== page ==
A Los Angeles County supervisor is calling for the temporary shuttering of a medical device sterilizing plant and the investigation of other similar facilities elsewhere in Southern California after the region’s air quality agency detected unsafe levels of a cancer-causing gas in Vernon.
The South Coast Air Quality Management District began investigating Sterigenics in Vernon in March in response to the U.S. Environmental Protection Agency’s changing views on the toxicity of ethylene oxide, a gas used by Sterigenics and others to sterilize medical equipment, according to an AQMD spokesperson.
Unannounced inspections in April found ethylene oxide (EtO) concentrations were at such a high level near the company’s 50th Street location that nearby workers could have a risk of cancer that is four times higher than the average in the region.
Ethylene oxide is an odorless and colorless gas. Short-term exposure can cause headaches, nausea and difficulty breathing, while long-term exposure can lead to lymphoid and breast cancers, according to the AQMD.
Since then, L.A. County Supervisor Janice Hahn has urged the agency to force Sterigenics to cease all ethylene oxide-emitting operations until the company is back in compliance, according to a May 17 letter to the AQMD.
Maywood residents live within 500 feet of the facility and have long suffered from the impacts of lead contamination from the Exide battery recycling plant and metal emissions from a magnesium chemical fire in 2016. Exide, which spread contaminants up to 1.7 miles away over the course of decades, abandoned the property through bankruptcy in 2020.
“SCAQMD should consider the health burden of these cumulative impacts in its assessment and enforcement strategies,” Hahn wrote in her letter.
Hahn’s letter regarding Sterigenics came on the same day that the Board of Supervisors passed a motion requesting additional funding for the Exide cleanup. The cost is expected to exceed half a billion dollars.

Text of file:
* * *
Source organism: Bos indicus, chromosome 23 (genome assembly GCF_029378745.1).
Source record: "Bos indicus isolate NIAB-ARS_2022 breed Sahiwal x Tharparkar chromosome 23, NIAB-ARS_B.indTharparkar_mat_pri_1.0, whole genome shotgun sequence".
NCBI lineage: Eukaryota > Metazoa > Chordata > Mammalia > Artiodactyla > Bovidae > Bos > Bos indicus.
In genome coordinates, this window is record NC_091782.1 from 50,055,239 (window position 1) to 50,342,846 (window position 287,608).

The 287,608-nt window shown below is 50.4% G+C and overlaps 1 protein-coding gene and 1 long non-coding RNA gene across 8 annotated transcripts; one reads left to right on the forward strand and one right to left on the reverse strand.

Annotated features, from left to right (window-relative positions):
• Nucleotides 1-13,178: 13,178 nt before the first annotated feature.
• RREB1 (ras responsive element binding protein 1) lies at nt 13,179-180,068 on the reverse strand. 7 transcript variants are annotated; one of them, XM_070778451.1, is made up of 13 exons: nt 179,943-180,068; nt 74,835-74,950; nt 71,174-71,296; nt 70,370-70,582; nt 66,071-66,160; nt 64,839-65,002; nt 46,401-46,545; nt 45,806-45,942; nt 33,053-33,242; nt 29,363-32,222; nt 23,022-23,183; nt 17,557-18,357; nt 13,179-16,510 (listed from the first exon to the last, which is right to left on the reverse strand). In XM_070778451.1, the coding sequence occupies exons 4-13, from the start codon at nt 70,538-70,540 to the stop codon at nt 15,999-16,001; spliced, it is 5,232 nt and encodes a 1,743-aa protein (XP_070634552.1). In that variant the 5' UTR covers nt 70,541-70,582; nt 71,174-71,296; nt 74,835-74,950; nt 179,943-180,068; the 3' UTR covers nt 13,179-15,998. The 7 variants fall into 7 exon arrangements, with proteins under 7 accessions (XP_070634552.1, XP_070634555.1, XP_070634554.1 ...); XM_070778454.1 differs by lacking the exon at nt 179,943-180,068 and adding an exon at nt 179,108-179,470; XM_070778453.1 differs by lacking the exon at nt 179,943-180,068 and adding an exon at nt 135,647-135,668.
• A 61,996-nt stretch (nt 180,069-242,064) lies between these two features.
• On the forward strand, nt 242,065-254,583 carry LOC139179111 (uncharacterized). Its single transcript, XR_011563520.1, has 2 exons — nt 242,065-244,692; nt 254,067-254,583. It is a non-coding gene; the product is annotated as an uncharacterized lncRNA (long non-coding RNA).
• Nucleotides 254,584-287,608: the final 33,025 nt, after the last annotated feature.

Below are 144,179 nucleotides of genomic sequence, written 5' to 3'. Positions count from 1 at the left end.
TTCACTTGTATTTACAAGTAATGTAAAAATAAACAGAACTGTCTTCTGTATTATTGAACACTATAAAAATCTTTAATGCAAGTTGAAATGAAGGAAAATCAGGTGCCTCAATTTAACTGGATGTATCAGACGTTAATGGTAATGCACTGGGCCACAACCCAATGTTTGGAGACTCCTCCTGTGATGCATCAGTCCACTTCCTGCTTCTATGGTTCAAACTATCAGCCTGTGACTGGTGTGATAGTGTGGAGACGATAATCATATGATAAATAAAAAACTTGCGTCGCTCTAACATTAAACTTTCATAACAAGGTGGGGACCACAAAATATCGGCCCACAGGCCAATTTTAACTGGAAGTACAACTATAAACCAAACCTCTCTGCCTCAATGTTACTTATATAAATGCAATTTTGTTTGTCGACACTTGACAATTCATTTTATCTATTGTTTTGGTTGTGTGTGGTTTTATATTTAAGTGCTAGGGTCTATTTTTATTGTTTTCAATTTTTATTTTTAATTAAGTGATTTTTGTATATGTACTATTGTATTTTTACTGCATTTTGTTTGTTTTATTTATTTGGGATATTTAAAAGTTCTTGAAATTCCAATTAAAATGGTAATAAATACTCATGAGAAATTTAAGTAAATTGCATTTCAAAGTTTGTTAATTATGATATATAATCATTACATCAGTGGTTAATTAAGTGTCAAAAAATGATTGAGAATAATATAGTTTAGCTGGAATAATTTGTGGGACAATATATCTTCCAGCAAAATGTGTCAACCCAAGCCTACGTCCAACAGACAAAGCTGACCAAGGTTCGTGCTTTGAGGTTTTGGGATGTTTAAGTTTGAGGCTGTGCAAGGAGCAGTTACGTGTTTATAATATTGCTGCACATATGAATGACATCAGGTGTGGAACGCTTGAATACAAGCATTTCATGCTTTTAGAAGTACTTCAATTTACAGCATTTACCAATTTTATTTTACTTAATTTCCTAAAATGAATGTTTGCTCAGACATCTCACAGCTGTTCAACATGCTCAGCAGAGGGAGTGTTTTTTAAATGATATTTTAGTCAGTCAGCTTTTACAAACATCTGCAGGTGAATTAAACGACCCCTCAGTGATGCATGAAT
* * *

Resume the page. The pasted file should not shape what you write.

A spokesperson for Hahn said the supervisor believes the AQMD should investigate not only Sterigenics, which operates facilities in Vernon and Ontario, but other emitters of ethylene oxide throughout Southern California.
Last year, the EPA, following years of debate at the national level, acknowledged ethylene oxide poses a greater risk than previously believed and imposed new rules specifically on medical sterilization companies using the gas. Of the 29 facilities identified by the EPA, five are in California — all in the south — including Parter Medical Products in Carson and Steris Inc. in Temecula. The fifth, Steris Isomedix Services Inc., is in San Diego.
Under the new requirements, the facilities had to begin tracking their emissions in January 2022 and will have to submit the data in 2023.
Still under investigation
Nearly 948,000 people, including 81,710 children younger than 5, live within a 5-mile radius of the Vernon facility, according to the U.S. EPA.
In a May 20 response to Hahn’s letter, Wayne Nastri, the agency’s executive officer, said initial monitoring at the nearest residences to the Vernon facility found ethylene oxide was “at or near background levels” and did not appear to be pose a risk. The concentrations of the chemical significantly dropped off within 150 feet of the building.
The primary concern, at this time, is for workers, according to agency.
AQMD issued a notice of violation to Sterigenics on May 5 for failure to maintain and operate its air pollution control system.